Polyunsaturated fatty acids are important because they reduce the formation of free radicals. They also promote the excitability of neuronal cell membranes, reducing the risk of decomposition.
Although the specific causes of Parkinson’s disease are still unknown, the evidence suggests that the ketogenic diet may be an ideal alternative treatment to prevent or slow the progression of this disease.
Alzheimer’s Disease: Causes, Symptoms, and Effects of the Ketogenic Diet
Alzheimer’s disease is a progressive neurodegenerative disorder, this disease is the main cause of dementia and affects millions of people.
This disorder is characterized by decreased thinking skills, impaired social behavior, and decreased memorization and learning skills.
These symptoms seriously affect the quality of life of those who suffer from this disease. 
Causes of Alzheimer’s Disease
Researchers have not yet found enough evidence about the cause of Alzheimer’s disease.
However, the combination of some factors increases the risk of this disorder, such as genetic, environmental and lifestyle factors.
Research on the Causes of this Disease Focuses on Two Proteins:
Beta-amyloid fragments are residues of a protein.
These protein fragments are grouped in plaques causing toxic effects on the neuron and altering cellular communication.
Beta-amyloid fragments are compacted to form amyloid plaques, increasing the risk of Alzheimer’s disease.
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Tau protein is essential for the transport of nutrients to neurons.
This protein works as internal support of neuronal cells.
The composition of the tau protein changes during Alzheimer’s disease, forming structures called neurofibrillary tangles. These structures disrupt the internal transport of nutrients and can cause toxicity in neuronal cells. 
Effect of the Ketogenic Diet on Alzheimer’s Disease
The origin of degenerative diseases may vary according to risk factors. However, the pathological mechanisms are characterized by mitochondrial dysfunction, caused by glucose metabolism. 
The keto diet fights Alzheimer’s and Parkinson’s disease by preventing the plaque that causes those diseases.
Mitochondrial dysfunction, and the alteration of biochemical mechanisms caused by oxidative stress, promote the formation of beta-amyloid fragments. Thus, increasing the risk of toxicity in the central nervous system.
Glucose metabolism has been constantly related to the degeneration of neuronal cells responsible for cognitive processes.
Studies suggest that diets with high carbohydrate intake, or people with insulin resistance, may suffer from increased production of beta-amyloid fragments.
Thus, increasing the risk of Alzheimer’s disease. For this reason, diabetes is considered a risk factor for the development of Alzheimer’s disease.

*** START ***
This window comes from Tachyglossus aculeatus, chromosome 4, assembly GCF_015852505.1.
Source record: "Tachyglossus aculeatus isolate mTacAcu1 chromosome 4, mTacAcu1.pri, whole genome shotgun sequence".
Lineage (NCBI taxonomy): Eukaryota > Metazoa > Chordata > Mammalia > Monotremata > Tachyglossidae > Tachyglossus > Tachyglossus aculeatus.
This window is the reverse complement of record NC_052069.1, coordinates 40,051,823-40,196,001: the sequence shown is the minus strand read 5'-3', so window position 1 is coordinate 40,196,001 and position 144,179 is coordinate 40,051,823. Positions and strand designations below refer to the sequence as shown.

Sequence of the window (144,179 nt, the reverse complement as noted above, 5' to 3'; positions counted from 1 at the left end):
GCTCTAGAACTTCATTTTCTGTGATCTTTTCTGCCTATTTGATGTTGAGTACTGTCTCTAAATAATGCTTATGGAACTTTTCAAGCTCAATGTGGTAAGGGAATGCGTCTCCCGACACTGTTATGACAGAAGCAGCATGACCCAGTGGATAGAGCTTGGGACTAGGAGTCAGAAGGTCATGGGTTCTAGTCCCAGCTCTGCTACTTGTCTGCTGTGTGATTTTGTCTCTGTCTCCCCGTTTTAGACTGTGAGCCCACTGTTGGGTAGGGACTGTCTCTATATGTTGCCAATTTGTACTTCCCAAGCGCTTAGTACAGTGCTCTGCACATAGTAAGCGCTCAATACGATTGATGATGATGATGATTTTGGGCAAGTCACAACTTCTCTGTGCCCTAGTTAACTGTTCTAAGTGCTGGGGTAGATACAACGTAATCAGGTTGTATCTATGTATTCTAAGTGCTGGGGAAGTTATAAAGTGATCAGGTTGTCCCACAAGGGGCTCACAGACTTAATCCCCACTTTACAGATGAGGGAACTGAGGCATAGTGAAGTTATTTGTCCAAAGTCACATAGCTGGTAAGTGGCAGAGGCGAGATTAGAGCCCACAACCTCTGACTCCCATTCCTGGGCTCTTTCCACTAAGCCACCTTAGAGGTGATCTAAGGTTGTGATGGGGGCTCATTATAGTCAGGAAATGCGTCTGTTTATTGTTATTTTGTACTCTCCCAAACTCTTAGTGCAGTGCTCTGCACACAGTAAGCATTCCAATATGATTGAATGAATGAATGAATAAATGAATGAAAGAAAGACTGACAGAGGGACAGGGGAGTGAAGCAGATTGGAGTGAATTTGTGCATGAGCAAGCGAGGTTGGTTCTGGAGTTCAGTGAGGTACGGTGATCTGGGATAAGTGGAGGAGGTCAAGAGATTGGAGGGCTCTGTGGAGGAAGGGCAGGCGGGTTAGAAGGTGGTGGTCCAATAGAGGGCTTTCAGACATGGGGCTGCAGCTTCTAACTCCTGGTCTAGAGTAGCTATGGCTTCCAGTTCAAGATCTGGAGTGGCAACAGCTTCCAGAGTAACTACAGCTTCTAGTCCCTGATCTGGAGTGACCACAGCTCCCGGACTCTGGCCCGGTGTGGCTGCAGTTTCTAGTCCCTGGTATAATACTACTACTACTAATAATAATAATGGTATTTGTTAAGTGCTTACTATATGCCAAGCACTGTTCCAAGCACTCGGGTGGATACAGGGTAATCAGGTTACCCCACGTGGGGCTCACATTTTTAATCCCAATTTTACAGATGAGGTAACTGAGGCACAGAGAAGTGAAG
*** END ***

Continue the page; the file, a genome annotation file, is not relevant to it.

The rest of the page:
Research supports the ketogenic diet as an alternative treatment to prevent or stop the progression of degenerative diseases.
Consuming healthy fatty acids and medium-chain triglycerides such as coconut oil in the ketogenic diet could reduce the risk of Alzheimer’s disease in particular.  
Although the specific causes of Alzheimer’s and Parkinson’s disease are unknown, the ketogenic diet can reduce the basic biochemical mechanisms that cause cell degeneration.
Glucose metabolism produces side effects such as mitochondrial dysfunction and the production of free radicals. This effect increases the risk factors of Alzheimer’s disease and Parkinson’s disease.
The ketogenic diet promotes ketone bodies (instead of glucose) as an efficient energy source to prevent neurodegenerative disorders.
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Neural cells have a greater affinity for ketone bodies as a source of energy. Ketone bodies have antioxidant activity that prevents oxidative stress and cell damage.
Glucose metabolism increases the risk of degenerative diseases, especially Parkinson’s or Alzheimer’s disease.
High carbohydrate diets increase the risk of Alzheimer’s disease because it increases the production of b-amyloid fragments and neurofibrillary tangles.
The ketogenic diet emerges as an alternative treatment for neurodegenerative diseases.
That is because, ketone bodies are an optimal source of energy with antioxidant activity. But without the harmful glucose effects on brain cells.
Richard Says: How My Keto Diet Fights Alzheimer’s and Parkinson’s
Are you scared of dementia, Alzheimer’s and Parkinson’s? Here is what I am doing. I eat a modified keto diet that doesn’t make me lose weight.
I simply eat more fats, protein, vegetables and fruit. However, I only eat during an eight hour period each day. Essentially I am fasting on water for 16 hours per day, and eating during the other 8 hours. It’s EASY!
Many days I don’t eat for 18-20 hours. That’s because I am burning ketones instead of glucose, which is very hunger satisfying. Some days I look at the clock and I’m surprised that it is time to eat.
This way, while my keto diet fights Alzheimer’s, I am charging ahead with energy all day long.
So, go ahead, and lose all your fat.
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Which diet is best? Keto vs Paleo vs Atkins